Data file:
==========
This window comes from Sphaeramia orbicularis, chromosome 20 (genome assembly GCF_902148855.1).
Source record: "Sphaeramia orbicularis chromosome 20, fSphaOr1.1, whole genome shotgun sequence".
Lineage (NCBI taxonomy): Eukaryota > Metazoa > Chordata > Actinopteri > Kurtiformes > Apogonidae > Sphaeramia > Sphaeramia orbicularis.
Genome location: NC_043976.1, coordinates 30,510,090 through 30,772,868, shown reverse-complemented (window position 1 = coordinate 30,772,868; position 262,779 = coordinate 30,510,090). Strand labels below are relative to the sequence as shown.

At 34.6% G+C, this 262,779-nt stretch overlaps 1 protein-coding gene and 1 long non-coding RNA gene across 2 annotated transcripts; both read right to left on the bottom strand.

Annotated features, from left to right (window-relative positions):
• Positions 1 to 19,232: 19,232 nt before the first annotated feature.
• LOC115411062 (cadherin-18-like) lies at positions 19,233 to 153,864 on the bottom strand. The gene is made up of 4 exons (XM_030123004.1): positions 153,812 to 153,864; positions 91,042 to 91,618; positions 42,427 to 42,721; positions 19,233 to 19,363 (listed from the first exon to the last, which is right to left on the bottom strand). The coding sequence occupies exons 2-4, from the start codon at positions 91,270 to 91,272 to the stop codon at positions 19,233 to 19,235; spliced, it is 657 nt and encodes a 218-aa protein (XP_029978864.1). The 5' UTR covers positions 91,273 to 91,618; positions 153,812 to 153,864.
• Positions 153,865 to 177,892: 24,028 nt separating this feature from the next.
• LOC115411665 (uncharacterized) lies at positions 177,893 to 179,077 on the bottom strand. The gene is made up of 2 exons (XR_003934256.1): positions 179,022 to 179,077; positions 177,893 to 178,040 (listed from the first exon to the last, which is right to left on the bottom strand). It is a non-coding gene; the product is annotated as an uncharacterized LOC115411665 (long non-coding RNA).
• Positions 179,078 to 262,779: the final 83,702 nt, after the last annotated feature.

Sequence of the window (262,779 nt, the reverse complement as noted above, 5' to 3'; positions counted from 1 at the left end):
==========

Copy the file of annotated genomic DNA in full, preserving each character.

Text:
This window comes from Sphaeramia orbicularis, chromosome 20 (genome assembly GCF_902148855.1).
Source record: "Sphaeramia orbicularis chromosome 20, fSphaOr1.1, whole genome shotgun sequence".
Lineage (NCBI taxonomy): Eukaryota > Metazoa > Chordata > Actinopteri > Kurtiformes > Apogonidae > Sphaeramia > Sphaeramia orbicularis.
Genome location: NC_043976.1, coordinates 30,510,090 through 30,772,868, shown reverse-complemented (window position 1 = coordinate 30,772,868; position 262,779 = coordinate 30,510,090). Strand labels below are relative to the sequence as shown.

At 34.6% G+C, this 262,779-nt stretch overlaps 1 protein-coding gene and 1 long non-coding RNA gene across 2 annotated transcripts; both read right to left on the bottom strand.

Annotated features, from left to right (window-relative positions):
• Positions 1 to 19,232: 19,232 nt before the first annotated feature.
• LOC115411062 (cadherin-18-like) lies at positions 19,233 to 153,864 on the bottom strand. The gene is made up of 4 exons (XM_030123004.1): positions 153,812 to 153,864; positions 91,042 to 91,618; positions 42,427 to 42,721; positions 19,233 to 19,363 (listed from the first exon to the last, which is right to left on the bottom strand). The coding sequence occupies exons 2-4, from the start codon at positions 91,270 to 91,272 to the stop codon at positions 19,233 to 19,235; spliced, it is 657 nt and encodes a 218-aa protein (XP_029978864.1). The 5' UTR covers positions 91,273 to 91,618; positions 153,812 to 153,864.
• Positions 153,865 to 177,892: 24,028 nt separating this feature from the next.
• LOC115411665 (uncharacterized) lies at positions 177,893 to 179,077 on the bottom strand. The gene is made up of 2 exons (XR_003934256.1): positions 179,022 to 179,077; positions 177,893 to 178,040 (listed from the first exon to the last, which is right to left on the bottom strand). It is a non-coding gene; the product is annotated as an uncharacterized LOC115411665 (long non-coding RNA).
• Positions 179,078 to 262,779: the final 83,702 nt, after the last annotated feature.

Sequence of the window (262,779 nt, the reverse complement as noted above, 5' to 3'; positions counted from 1 at the left end):